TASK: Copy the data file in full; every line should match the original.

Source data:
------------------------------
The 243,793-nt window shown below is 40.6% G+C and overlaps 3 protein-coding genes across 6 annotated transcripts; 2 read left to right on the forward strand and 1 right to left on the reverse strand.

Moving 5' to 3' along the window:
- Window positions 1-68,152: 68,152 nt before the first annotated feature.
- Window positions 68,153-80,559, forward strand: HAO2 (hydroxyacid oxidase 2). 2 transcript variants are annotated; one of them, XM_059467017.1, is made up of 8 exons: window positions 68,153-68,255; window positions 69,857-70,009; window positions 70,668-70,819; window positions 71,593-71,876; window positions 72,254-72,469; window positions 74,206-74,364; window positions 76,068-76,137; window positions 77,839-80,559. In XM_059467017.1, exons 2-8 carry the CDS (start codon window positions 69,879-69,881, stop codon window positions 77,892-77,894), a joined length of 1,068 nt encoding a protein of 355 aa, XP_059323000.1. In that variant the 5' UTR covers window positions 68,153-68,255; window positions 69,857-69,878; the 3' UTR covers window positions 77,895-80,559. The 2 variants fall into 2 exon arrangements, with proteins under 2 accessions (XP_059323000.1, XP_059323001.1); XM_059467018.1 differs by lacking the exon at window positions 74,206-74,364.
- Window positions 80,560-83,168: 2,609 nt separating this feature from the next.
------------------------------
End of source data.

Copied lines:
The 243,793-nt window shown below is 40.6% G+C and overlaps 3 protein-coding genes across 6 annotated transcripts; 2 read left to right on the forward strand and 1 right to left on the reverse strand.

Moving 5' to 3' along the window:
- Window positions 1-68,152: 68,152 nt before the first annotated feature.
- Window positions 68,153-80,559, forward strand: HAO2 (hydroxyacid oxidase 2). 2 transcript variants are annotated; one of them, XM_059467017.1, is made up of 8 exons: window positions 68,153-68,255; window positions 69,857-70,009; window positions 70,668-70,819; window positions 71,593-71,876; window positions 72,254-72,469; window positions 74,206-74,364; window positions 76,068-76,137; window positions 77,839-80,559. In XM_059467017.1, exons 2-8 carry the CDS (start codon window positions 69,879-69,881, stop codon window positions 77,892-77,894), a joined length of 1,068 nt encoding a protein of 355 aa, XP_059323000.1. In that variant the 5' UTR covers window positions 68,153-68,255; window positions 69,857-69,878; the 3' UTR covers window positions 77,895-80,559. The 2 variants fall into 2 exon arrangements, with proteins under 2 accessions (XP_059323000.1, XP_059323001.1); XM_059467018.1 differs by lacking the exon at window positions 74,206-74,364.
- Window positions 80,560-83,168: 2,609 nt separating this feature from the next.